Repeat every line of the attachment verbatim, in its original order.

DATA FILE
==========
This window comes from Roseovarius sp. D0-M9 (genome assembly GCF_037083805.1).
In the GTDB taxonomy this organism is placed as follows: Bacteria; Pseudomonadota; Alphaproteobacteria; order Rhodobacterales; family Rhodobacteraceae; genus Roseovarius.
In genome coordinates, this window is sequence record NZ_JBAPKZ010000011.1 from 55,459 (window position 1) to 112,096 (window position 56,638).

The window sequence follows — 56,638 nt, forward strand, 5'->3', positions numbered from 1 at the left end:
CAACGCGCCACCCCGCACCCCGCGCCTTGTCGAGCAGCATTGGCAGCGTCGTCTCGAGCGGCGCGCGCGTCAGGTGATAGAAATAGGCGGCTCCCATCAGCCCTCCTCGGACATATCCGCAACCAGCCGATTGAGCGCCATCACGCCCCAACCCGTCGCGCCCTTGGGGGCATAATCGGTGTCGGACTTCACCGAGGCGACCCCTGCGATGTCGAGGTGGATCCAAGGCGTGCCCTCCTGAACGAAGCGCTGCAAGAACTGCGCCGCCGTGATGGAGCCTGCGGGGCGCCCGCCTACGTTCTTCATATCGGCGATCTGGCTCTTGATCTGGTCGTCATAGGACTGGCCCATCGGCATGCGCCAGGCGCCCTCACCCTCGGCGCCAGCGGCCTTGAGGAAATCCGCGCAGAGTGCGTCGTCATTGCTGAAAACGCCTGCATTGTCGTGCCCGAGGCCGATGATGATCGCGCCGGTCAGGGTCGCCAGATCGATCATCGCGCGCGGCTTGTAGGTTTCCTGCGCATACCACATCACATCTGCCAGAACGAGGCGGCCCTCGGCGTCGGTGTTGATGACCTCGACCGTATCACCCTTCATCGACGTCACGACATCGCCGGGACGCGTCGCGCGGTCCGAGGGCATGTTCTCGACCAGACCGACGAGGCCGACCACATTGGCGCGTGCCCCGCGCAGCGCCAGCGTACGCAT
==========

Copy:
This window comes from Roseovarius sp. D0-M9 (genome assembly GCF_037083805.1).
In the GTDB taxonomy this organism is placed as follows: Bacteria; Pseudomonadota; Alphaproteobacteria; order Rhodobacterales; family Rhodobacteraceae; genus Roseovarius.
In genome coordinates, this window is sequence record NZ_JBAPKZ010000011.1 from 55,459 (window position 1) to 112,096 (window position 56,638).

The window sequence follows — 56,638 nt, forward strand, 5'->3', positions numbered from 1 at the left end:
CAACGCGCCACCCCGCACCCCGCGCCTTGTCGAGCAGCATTGGCAGCGTCGTCTCGAGCGGCGCGCGCGTCAGGTGATAGAAATAGGCGGCTCCCATCAGCCCTCCTCGGACATATCCGCAACCAGCCGATTGAGCGCCATCACGCCCCAACCCGTCGCGCCCTTGGGGGCATAATCGGTGTCGGACTTCACCGAGGCGACCCCTGCGATGTCGAGGTGGATCCAAGGCGTGCCCTCCTGAACGAAGCGCTGCAAGAACTGCGCCGCCGTGATGGAGCCTGCGGGGCGCCCGCCTACGTTCTTCATATCGGCGATCTGGCTCTTGATCTGGTCGTCATAGGACTGGCCCATCGGCATGCGCCAGGCGCCCTCACCCTCGGCGCCAGCGGCCTTGAGGAAATCCGCGCAGAGTGCGTCGTCATTGCTGAAAACGCCTGCATTGTCGTGCCCGAGGCCGATGATGATCGCGCCGGTCAGGGTCGCCAGATCGATCATCGCGCGCGGCTTGTAGGTTTCCTGCGCATACCACATCACATCTGCCAGAACGAGGCGGCCCTCGGCGTCGGTGTTGATGACCTCGACCGTATCACCCTTCATCGACGTCACGACATCGCCGGGACGCGTCGCGCGGTCCGAGGGCATGTTCTCGACCAGACCGACGAGGCCGACCACATTGGCGCGTGCCCCGCGCAGCGCCAGCGTACGCAT